Why We Should All Stand Up
Amongst the many legacies of the covid pandemic is an increase in sitting. With many of us forced to work from home for long periods, and many of us still doing so years later, we have as a nation become more sedentary. According to a 2020 study by Ofcom, we spend on average 4 hours a day online, which we undoubtedly sit down for. Plenty more time is sent sitting on our bottoms when you factor in screen time, downtime at the end of the day, sleeping and eating. Here’s why it’s time to take a stand.
It might not seem momentous but standing up is one of the best ways you can improve our long-term health. when we’re sedentary, the body perceives it in the same way it does sleep. This low activity mode essentially means all important functions and systems, like digestion are shut down as they’re not considered necessary.
Neurologically speaking, standing has huge benefits simply by virtue of being more of a demanding activity for our brains. Even the very mild stress that standing versus sitting presents is enough to tax our brain better and help improve its ability to cope with certain tasks. According to one study by the University of California, sitting for extended amounts of time affects cognitive function by excessively thinning the front temporal lobe, the area in the brain responsible for forming new memories. In contrast, standing enhances blood circulation by bringing in regulating healthy blood sugar levels which positively affects memory function.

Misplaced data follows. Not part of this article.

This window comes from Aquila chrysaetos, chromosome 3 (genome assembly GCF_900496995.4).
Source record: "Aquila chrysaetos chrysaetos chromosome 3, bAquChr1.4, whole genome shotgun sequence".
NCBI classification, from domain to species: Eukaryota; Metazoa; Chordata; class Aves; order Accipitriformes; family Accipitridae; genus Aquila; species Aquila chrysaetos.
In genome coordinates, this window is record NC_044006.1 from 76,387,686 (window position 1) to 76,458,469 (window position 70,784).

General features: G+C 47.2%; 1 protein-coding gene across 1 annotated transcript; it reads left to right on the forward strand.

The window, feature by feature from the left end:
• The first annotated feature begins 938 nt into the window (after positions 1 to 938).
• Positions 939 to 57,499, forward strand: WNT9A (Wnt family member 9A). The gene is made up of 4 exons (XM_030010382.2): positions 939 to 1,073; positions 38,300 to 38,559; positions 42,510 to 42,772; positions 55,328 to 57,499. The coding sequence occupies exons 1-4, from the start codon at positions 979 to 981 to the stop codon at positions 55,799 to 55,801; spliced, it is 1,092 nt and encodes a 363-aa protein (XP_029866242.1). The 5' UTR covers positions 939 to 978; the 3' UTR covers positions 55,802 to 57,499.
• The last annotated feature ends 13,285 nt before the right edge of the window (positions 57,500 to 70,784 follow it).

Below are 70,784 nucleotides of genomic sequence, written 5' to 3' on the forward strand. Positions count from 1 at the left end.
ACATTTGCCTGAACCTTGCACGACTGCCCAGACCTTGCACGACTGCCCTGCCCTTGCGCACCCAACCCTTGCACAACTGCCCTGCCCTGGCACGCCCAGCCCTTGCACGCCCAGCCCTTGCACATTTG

From a physical perspective, even the simple act of standing, rather than moving still has benefits. When you stand, your postural muscles engage, which helps prevent neck and back pain while your engaged core will improve balance, posture, and overall strength. Although it might not feel like it, standing also activates your muscles which means you’re also burning calories too. An adult will burn an extra 0.15 calories per minute by standing rather than sitting. And finally, standing rather than sitting is much better news for your breathing. “The seated position causes a lot of issues; neck and upper back pain, tightness and stiffness, as well as an achy lower back,” says Workshop founder Lee Mullins. “It also promotes faulty breathing mechanics because you end up being more of a chest breather than a belly/diaphragmatic breather.” The message? Get up, stand up.